“The best form of HRT is one that the patient is comfortable with and compliant in using,” Dr. Cheung says. The choice is influenced by several factors, including health history, lifestyle and specific symptoms. Dr. Javaid advises considering your health history and any medications you’re currently taking. “The risks of taking hormone therapy differ for each individual, depending on type, dose, duration of use, route of administration and timing of initiation,” she adds.

Patients should also consider their daily routines and personal preferences. Dr. Cheung mentions that some patients grow weary of applying creams twice a day, while others find pellet insertion procedures uncomfortable.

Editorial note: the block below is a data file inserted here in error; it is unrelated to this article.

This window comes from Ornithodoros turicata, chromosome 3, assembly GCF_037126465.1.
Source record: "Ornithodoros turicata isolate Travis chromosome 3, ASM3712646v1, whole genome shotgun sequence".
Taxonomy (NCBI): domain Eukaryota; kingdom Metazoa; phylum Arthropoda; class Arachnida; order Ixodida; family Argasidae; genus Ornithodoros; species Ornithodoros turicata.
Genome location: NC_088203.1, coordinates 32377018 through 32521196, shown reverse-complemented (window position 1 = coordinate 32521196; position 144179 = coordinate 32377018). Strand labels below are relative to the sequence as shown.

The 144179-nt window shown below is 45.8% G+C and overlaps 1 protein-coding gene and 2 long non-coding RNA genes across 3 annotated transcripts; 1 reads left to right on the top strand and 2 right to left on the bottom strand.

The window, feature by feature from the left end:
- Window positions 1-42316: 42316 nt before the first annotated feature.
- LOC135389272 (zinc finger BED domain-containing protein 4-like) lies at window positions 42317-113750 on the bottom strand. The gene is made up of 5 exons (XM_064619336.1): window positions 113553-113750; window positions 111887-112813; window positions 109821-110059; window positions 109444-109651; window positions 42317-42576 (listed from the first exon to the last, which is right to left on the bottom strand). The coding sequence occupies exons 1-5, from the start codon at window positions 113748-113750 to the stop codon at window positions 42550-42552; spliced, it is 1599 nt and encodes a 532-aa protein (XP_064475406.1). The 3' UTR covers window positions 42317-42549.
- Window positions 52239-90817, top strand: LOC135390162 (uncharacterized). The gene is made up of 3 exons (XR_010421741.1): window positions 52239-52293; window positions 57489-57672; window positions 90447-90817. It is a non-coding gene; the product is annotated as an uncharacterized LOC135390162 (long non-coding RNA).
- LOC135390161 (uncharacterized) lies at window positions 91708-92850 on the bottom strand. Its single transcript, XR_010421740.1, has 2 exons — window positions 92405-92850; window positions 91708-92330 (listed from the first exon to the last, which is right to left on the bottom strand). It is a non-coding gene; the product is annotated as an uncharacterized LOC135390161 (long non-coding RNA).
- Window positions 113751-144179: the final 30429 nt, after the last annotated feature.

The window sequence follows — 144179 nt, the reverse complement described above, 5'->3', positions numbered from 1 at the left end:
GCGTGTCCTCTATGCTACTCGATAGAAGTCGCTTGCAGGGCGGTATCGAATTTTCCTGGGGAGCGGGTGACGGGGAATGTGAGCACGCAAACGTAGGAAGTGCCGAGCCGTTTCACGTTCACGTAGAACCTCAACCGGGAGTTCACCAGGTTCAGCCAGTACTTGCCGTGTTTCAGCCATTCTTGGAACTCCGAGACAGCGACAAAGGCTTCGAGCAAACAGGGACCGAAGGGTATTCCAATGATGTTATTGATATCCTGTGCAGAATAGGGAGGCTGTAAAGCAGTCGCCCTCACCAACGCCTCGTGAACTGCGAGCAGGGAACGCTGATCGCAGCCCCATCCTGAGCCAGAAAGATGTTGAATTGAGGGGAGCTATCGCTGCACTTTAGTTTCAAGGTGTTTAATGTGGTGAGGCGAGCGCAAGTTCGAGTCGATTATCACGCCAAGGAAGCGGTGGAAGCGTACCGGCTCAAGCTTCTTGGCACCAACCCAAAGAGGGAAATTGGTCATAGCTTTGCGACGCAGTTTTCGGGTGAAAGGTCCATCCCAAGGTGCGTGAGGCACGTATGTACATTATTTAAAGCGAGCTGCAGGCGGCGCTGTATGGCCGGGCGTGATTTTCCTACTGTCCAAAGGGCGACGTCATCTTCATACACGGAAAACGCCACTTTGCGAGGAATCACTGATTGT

“Discuss your options with your healthcare provider to determine which method aligns best with your needs and lifestyle,” says Dr. Javaid.

Risks to Consider

There have been shown to be benefits of HRT, however there are also potential risks and contraindications to hormone therapy. “Therefore factors that are evaluated prior to HRT include underlying medial history and risk of certain diseases, like cancer, heart disease, stroke, and blood clots, age at the start of hormone therapy, type and route of administration, dosage and how long you are on the medication,” notes Dr. DiEdwardo. “A thorough medical and family history, discussion of symptoms, physical exam and extensive testing are part of the evaluation prior to initiating HRT.”